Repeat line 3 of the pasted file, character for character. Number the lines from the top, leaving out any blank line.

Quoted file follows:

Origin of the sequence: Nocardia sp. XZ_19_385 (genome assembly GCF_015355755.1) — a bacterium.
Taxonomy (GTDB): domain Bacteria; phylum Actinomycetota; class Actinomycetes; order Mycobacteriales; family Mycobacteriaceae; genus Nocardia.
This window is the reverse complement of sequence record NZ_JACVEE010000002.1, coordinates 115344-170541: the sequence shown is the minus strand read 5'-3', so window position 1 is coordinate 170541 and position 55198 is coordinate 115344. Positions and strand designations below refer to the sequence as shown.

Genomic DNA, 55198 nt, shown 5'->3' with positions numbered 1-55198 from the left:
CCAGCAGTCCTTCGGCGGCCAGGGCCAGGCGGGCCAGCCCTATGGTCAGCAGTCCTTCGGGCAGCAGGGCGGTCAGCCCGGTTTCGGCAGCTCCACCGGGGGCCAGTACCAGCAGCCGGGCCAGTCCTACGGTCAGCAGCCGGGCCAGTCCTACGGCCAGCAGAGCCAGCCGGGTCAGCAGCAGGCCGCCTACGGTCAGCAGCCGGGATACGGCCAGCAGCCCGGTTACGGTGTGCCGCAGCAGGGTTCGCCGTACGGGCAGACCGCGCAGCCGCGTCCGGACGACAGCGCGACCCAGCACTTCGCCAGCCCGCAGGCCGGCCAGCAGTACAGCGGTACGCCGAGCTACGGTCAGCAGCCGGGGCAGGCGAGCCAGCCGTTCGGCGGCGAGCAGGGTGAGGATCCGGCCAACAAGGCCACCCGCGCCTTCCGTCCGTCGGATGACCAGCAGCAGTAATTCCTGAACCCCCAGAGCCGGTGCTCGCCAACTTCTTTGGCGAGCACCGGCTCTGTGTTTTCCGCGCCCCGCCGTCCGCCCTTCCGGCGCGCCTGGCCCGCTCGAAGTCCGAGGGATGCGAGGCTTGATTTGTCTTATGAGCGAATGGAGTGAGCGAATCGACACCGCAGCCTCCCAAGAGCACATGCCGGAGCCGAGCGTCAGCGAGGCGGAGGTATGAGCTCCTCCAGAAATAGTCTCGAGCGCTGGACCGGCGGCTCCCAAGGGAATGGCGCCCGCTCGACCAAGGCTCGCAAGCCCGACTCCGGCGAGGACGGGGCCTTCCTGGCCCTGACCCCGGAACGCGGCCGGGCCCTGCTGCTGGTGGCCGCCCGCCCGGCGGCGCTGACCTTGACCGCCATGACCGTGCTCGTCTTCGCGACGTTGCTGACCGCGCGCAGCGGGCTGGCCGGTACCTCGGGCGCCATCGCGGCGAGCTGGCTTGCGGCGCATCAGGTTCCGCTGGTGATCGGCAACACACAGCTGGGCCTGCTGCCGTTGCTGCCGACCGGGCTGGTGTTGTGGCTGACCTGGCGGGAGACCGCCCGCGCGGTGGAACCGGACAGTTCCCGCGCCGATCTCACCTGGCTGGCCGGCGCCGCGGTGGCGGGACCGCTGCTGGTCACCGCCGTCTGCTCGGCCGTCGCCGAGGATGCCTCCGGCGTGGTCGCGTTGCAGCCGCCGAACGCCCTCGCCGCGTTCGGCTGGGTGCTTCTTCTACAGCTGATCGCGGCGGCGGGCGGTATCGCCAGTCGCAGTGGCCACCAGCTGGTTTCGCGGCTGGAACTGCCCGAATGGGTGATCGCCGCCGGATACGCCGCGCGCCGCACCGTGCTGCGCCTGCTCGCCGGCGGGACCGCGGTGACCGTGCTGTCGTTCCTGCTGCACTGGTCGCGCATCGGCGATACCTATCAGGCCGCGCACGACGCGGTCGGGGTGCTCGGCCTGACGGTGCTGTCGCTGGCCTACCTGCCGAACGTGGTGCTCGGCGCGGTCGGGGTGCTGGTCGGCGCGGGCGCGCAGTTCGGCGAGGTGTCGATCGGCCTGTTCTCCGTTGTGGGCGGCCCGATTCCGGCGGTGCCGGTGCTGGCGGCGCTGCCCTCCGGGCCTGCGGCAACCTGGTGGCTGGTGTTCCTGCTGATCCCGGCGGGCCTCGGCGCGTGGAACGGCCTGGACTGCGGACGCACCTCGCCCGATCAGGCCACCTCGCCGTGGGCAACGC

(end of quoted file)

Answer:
This window is the reverse complement of sequence record NZ_JACVEE010000002.1, coordinates 115344-170541: the sequence shown is the minus strand read 5'-3', so window position 1 is coordinate 170541 and position 55198 is coordinate 115344. Positions and strand designations below refer to the sequence as shown.